On May 19 six years had passed since the war ended. Six years ago former president Mahinda Rajapaksa spoke to the people of Sri Lanka commenting the final battle of the war: “Our troops went to this operation carrying a gun in one hand, the Human Rights Charter in the other, hostages on their shoulders, and the love of their children in their hearts.” In Colombo people were singing and dancing in the streets. The war was over and so were an everyday life in fear of suicide bombs and public attacks. Meanwhile in the Northern province, few were celebrating. Some people call Sri Lanka the divided island – separated on May 19, 2009 between the so-called winners and the losers.

The Rajapaksa-government faced a huge challenge in the post-war years uniting a country so badly torn apart. Six years has now gone by and it’s time to evaluate how far Sri Lanka has gone in relation to reconciliation and re-building – physically and mentally. Groundviews visited the Northern Province and talked to citizens. Here are their stories and through them, an insight into the post-war realities in an area still very much affected by the aftermath of the war.

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  • Kailas Pillai

    Pre-colonial 16th century Serendipity aka Taprobane (now Sri Lanka) consisted of a Tamil kingdom and two Sinhalese kingdoms. The last colonial power Britain merged the kingdoms for ease of administration. Migration of Eelam Tamils occurred but without any state assistance. After independence in 1948 the politicians found it easy to exploit the ethnic divide and this has continued. A mindset has been created that the island belongs to Sinhalese. For example in 1981 the Jaffna Library was set on fire. About 90,000 very rare manuscripts went up in flames. Two Cabinet ministers who saw the destruction claimed that the incident was “……..an unfortunate event, where [a] few policeman got drunk and went on a looting spree all on their own”. A direct quote from a then United National Party Lawmaker WJM Lokubandara in Parliament in July 1981 “……….If there is discrimination in this land which is not their (Tamil) homeland, then why try to stay here. Why not go back home (India) where there would be no discrimination………. “. On 23 September 2008 the Lankan Army Chief Sarath Fonseka told the Canadian National Post “……I strongly believe that this country belongs to the Sinhalese but there are minority communities… must not demand undue things”. From 2006 till 2012 Tamils were indiscriminately taken into custody because the then Defence Secretary Gotabaya Rajapaksa felt that all Tamils are terrorists. Corruption, nepotism and culture of impunity were the main issues at the January 2015 Presidential election – first time ethnic divide was not. Mahinda lost. The Armed Services are a bit confused right now and waiting for a Mahinda comeback. There is plenty of treasure in the ethnic divide mine.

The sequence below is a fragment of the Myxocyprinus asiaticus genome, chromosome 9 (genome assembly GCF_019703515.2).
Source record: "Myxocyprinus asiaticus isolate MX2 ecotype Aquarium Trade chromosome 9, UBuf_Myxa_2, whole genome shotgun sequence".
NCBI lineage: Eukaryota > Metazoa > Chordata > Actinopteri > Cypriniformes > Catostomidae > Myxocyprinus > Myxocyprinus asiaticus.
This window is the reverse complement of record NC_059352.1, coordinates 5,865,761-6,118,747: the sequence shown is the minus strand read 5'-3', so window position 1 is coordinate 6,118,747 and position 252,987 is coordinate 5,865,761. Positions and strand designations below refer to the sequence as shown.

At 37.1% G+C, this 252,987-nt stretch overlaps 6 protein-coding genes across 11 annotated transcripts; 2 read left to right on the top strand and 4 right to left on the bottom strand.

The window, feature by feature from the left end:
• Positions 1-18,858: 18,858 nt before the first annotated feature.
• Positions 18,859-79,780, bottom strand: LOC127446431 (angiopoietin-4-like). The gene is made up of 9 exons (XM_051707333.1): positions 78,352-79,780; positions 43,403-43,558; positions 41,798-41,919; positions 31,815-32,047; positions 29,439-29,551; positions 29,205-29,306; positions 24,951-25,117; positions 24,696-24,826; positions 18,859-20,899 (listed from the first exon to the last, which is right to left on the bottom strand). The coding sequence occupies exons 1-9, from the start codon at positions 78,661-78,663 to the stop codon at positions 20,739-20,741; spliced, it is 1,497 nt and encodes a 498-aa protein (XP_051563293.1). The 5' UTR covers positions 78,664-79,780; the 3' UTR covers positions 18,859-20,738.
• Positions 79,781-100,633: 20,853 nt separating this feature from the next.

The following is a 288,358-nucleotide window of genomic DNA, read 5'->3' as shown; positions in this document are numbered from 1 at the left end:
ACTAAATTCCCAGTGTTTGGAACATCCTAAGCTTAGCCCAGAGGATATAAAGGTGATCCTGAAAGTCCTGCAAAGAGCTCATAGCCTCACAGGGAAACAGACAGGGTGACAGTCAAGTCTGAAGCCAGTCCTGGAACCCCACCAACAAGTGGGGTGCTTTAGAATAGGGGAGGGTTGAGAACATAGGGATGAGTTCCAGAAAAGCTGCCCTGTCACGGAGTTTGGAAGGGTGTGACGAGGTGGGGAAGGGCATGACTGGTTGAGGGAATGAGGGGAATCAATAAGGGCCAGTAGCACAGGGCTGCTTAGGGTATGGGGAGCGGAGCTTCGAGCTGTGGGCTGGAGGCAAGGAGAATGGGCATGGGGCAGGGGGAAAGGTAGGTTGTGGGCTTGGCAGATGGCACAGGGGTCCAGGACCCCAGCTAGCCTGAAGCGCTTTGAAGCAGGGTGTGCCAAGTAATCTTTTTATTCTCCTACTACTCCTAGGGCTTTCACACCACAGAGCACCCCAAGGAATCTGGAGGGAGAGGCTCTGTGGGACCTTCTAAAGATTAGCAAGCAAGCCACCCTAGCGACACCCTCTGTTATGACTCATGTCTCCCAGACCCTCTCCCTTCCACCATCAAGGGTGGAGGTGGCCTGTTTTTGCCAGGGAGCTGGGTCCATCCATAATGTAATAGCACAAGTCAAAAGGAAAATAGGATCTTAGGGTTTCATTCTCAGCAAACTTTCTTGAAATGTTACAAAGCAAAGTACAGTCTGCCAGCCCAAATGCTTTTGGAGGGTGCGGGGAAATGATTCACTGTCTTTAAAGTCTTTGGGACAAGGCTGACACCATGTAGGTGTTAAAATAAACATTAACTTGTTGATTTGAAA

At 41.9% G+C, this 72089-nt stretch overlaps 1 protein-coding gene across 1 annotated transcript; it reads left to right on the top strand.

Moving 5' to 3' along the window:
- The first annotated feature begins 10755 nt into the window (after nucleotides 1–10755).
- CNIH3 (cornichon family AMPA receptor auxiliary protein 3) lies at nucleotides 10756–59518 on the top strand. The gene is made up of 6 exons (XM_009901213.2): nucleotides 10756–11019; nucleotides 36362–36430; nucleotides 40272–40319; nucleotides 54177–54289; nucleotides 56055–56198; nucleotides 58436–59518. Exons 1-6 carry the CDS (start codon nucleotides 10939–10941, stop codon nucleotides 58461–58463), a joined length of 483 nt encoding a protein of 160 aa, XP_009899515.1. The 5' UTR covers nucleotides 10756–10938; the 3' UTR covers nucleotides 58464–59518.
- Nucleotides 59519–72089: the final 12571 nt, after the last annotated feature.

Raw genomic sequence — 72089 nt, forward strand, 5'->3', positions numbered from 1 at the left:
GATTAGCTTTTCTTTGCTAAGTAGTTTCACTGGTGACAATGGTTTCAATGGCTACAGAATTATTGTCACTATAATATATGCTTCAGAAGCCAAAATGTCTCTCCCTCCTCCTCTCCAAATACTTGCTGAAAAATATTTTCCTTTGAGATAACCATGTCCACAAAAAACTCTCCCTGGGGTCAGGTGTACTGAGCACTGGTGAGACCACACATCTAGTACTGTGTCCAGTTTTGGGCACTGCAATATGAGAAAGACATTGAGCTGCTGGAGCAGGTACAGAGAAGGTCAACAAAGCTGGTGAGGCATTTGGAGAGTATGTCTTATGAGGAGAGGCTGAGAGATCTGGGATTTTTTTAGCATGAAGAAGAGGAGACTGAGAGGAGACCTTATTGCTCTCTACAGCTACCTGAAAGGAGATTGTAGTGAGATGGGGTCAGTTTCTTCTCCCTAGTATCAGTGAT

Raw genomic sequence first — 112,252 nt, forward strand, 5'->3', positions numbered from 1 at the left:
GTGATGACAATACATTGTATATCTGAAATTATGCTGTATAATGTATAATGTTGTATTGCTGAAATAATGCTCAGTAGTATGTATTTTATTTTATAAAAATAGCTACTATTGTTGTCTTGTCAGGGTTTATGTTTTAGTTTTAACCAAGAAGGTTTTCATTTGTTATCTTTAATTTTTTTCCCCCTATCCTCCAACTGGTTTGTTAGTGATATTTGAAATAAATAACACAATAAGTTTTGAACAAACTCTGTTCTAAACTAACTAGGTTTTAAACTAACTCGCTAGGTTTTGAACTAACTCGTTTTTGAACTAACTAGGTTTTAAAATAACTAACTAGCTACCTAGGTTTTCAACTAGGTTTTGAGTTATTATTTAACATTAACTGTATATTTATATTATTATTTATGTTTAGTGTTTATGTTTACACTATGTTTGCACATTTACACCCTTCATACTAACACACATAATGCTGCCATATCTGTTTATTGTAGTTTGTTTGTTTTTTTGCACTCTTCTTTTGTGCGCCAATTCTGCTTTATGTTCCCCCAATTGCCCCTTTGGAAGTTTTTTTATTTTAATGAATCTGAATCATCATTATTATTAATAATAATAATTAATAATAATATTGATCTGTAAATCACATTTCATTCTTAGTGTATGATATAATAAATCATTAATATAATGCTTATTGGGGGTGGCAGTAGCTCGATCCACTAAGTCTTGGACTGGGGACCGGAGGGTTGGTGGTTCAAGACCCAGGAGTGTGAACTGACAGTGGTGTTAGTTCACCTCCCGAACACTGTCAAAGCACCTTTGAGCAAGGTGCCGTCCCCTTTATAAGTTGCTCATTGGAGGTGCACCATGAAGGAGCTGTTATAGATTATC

• puniselva

    The bullet and the cracks built into a huge wall(built while IDPs were trapped in Menike Farm camps surrounded by barbed wire and the army) in the heart ofKilinochchi on A9 says everything – the choice of the picture for the article is perfect.

    • puniselva

      This ”memorial” bullet and cracks in a huge wall should be removed as the first step in finding justice, peace and reconciliation.